“Right,” he said. “Let me check your blood pressure. Raise your left sleeve.” I did as he asked and he put that inflatable thing around my arm and started pumping. Some time later he said it was OK. He uttered some numbers that didn’t mean anything and that I didn’t register at all. Then he put the stethoscope around his neck, the earpieces where they belong, and came closer to me. He rubbed the chestpiece against his arm, and then placed it on the top of my head.
“Wait a minute… I know this one… We Are the World!” he said.
“WOW WOW WOW YOU’VE WON A TV SET!” I joked.
“I used to love that song.”
“Yeah, me too! I bought the cassette when it came out.”
“How funny: I did as well!”
“Still… It’s the worst part of the song,” I said. “I hate Cyndi Lauper.”
“I can see why.”
“Screeching ginger cunt,” I said and he looked at me with minor shock on his face. “Sorry. She’s been in my head for too long.”
“It’s fine. How long has it been going on did you say?”
“Almost a week.”
“Any other symptoms? I mean new ones…”
“The usual. Although my penis and my testicles were hurting this morning and earlier I was experiencing life as if filtered through an existential flanger pedal.”
“Have you been having too much sex?”
“Not much. None at all, to be fair.”
“Do you masturbate?”
“Every now and then. If I put it on the list I do it.”
“Well, try to wear looser fitting underwear… Masturbate more… Have you thought about the possibility of trying with medication?”
“Yes. I don’t think it’s a good idea. I want to go a bit longer without it. I’m taking 5-htp now, to boost my serotonin levels. I read this thing could be the result of low serotonin levels. I’m still taking Cherry Plum, Pine, Crab Apple, Valerian, Iron, Omega 3, and Magnesium. I’ve read I should also take St John’s Wort to facilitate the flow and the retention of serotonin.” He nodded and hit some keys on the keyboard.
“Who told you all this?”
“A girl on a forum. She’s got them too, the songs. She said she’s better now, since taking 5-htp and St John’s Wort in combo. At least she gets to listen to the whole song. And she’s stopped listening to MC Hammer. Anyway… I don’t mind them — it’s the fragments that kill me. Listening to the whole song would be an improvement, even if it’s We Are the World — Michael Jackson’s parts are quite good.”
“I see. Is she the same one who prescribed you the other things?”
“She seems to know what’s she’s on about.”
“I guess so.”
“St John’s Wort…”
“What do you think?”
“I guess it depends on the person. Try it for a couple of weeks. But don’t mix it with alcohol.”
“For no reason, really. But we tend to say these things.”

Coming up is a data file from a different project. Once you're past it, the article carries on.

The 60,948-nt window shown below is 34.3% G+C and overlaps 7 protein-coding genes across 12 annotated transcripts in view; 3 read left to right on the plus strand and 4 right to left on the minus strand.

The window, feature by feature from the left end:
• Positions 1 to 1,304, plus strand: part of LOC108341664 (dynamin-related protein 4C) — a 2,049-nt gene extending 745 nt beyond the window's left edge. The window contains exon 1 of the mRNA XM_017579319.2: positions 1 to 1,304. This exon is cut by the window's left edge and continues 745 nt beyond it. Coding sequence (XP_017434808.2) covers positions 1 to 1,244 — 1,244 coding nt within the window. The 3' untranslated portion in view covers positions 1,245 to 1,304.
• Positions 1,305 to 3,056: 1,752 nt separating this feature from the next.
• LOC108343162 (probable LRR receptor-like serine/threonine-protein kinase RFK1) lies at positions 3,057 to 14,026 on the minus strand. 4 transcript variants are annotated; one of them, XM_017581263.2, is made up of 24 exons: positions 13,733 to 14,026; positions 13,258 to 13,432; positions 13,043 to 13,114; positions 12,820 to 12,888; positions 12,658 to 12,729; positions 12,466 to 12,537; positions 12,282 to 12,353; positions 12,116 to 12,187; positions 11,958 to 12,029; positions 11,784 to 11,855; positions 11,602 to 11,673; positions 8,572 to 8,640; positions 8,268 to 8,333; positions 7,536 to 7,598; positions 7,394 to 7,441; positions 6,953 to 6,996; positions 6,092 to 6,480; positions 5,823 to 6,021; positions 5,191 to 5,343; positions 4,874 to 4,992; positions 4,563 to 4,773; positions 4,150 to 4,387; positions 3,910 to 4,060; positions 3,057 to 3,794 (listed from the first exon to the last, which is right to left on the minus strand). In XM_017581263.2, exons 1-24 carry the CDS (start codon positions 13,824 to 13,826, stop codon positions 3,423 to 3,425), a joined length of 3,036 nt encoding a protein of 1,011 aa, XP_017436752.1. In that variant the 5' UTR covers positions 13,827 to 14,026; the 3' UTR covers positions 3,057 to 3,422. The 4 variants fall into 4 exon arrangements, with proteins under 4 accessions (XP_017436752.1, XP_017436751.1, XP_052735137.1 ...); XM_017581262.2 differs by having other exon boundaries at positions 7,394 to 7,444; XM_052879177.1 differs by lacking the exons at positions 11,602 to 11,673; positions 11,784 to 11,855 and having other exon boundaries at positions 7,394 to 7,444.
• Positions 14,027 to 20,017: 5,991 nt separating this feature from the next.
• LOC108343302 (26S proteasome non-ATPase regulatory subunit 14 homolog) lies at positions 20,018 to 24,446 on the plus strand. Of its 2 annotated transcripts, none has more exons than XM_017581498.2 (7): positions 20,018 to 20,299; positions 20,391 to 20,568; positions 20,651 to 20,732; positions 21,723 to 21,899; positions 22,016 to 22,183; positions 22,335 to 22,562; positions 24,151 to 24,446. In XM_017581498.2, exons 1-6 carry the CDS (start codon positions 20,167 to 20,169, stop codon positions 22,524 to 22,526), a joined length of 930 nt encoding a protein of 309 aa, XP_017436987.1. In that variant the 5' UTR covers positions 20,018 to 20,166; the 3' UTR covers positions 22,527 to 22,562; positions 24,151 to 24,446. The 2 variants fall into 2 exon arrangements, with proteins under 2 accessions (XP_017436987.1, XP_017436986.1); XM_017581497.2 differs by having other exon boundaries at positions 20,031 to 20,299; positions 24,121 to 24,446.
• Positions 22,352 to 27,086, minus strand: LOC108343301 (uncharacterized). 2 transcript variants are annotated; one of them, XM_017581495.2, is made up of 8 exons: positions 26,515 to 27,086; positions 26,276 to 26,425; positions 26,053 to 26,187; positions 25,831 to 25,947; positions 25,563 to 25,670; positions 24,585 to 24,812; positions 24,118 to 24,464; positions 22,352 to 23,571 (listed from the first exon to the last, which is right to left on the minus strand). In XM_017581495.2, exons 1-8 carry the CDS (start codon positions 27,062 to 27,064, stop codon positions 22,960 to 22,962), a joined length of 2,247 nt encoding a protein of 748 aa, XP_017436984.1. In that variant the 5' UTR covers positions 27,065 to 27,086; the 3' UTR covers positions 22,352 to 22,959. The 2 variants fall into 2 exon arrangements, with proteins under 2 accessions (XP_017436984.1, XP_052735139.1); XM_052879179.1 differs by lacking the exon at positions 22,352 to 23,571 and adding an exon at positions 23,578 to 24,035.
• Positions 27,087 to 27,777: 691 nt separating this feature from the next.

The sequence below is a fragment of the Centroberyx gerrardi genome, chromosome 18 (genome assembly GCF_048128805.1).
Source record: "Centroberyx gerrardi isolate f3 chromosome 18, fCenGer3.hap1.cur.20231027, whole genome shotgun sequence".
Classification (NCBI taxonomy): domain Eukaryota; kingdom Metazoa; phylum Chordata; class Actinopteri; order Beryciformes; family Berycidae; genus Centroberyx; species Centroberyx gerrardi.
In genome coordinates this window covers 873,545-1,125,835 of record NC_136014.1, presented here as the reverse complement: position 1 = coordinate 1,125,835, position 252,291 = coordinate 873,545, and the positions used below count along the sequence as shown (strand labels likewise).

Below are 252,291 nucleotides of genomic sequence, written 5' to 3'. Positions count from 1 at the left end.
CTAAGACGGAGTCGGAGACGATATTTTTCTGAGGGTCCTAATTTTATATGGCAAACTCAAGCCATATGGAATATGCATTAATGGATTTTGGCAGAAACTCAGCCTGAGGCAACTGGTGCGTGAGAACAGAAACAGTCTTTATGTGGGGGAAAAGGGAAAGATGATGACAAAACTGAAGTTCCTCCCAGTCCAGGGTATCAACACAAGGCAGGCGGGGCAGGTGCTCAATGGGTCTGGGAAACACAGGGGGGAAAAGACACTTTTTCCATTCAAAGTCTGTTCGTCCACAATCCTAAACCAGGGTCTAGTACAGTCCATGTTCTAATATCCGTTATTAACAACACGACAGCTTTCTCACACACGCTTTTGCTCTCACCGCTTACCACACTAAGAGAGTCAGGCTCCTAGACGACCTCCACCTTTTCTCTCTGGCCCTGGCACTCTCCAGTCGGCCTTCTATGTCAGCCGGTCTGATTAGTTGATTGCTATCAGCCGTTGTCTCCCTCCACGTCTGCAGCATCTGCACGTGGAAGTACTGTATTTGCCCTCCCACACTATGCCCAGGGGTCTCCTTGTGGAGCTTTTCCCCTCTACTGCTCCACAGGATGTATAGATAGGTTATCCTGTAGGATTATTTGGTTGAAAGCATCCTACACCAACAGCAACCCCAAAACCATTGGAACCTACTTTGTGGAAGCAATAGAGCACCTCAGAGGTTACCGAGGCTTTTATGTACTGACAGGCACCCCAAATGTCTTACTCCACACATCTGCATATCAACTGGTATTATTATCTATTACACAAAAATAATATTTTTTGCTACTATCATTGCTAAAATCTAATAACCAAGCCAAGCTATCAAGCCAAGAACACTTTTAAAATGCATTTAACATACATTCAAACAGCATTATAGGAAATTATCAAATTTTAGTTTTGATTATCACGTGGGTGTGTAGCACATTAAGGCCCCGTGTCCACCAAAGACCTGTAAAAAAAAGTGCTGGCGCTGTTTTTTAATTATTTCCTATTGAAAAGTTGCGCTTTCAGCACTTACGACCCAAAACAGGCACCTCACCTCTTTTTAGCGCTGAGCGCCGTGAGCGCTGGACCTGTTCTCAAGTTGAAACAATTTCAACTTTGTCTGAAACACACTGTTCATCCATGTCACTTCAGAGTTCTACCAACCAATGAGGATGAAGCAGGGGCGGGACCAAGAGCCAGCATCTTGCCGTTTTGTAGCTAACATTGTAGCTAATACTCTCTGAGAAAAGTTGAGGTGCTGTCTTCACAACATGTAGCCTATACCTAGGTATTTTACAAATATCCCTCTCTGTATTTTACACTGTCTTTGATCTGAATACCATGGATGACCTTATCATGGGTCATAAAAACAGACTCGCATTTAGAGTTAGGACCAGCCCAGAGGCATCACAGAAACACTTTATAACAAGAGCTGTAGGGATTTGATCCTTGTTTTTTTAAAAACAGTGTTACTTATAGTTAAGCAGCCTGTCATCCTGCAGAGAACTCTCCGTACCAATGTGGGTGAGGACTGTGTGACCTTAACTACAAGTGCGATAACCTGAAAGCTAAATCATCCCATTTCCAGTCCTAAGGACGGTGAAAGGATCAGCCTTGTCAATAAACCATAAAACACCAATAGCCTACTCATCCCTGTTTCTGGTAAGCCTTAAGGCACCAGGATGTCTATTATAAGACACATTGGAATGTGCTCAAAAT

“Oh, I see, well I’ll quit. I thought I might also try acupuncture. I’ve booked an appointment already — today,“ I said preparing myself to make my way out of his office. He raised his head and stared at me gravely.
“Forget about acupuncture!” he said.
“You don’t like it?”
“I do! But you’ll start freaking out about HIV or Hepatitis C,” he said.
“True,” I conceded.
“Yes. Cancel your appointment. Cancel it now! As soon as you leave my office.”
“OK,” I said. I felt a bit deflated — another list to rewrite.
“Have you had any sessions yet?”
“Because if you’ve had I would like to get you screened and tested, before you lunge into one of your panics and start coming in every day!”
“I haven’t had any sessions yet…”
“Good. What about work?” he asked.
“I don’t think I can go back to work,” I said.
“Right. I’ll sign you off for two more weeks. I’ll forward the letter later today.”
Wow wow wow let’s realize that a change can only come.
“Thanks a lot,” I said.
“But go somewhere.”
“Yeah. Go anywhere. Anywhere where they don’t have acupuncturists. And far from here.”
“And don’t fly.”
“Flying is pretty safe,” I said. “I don’t have a phobia about flying.”
“It’s not about that! You’ll interfere with the instruments.”
“You’re right,” I said.
“At least until we can get rid of the songs avoid flying.”
“Where can I go?”
“Go to Bournemouth. Paris. Scotland. Blackpool. Anywhere you can reach by train.”
“OK. I’ll take some days off.”
“Is there anything else I can do for you?”
I thought for a few moments.
“Is there anything I can do to get at least the whole song stuck in my head? Any ideas?”
He thought for a few moments.
“I would try listening to the same song over and over again all day long.”
“Yes. I would actually put it on repeat and go to sleep. It might help. In the worst case you won’t lose anything, would you?”
“I guess not.”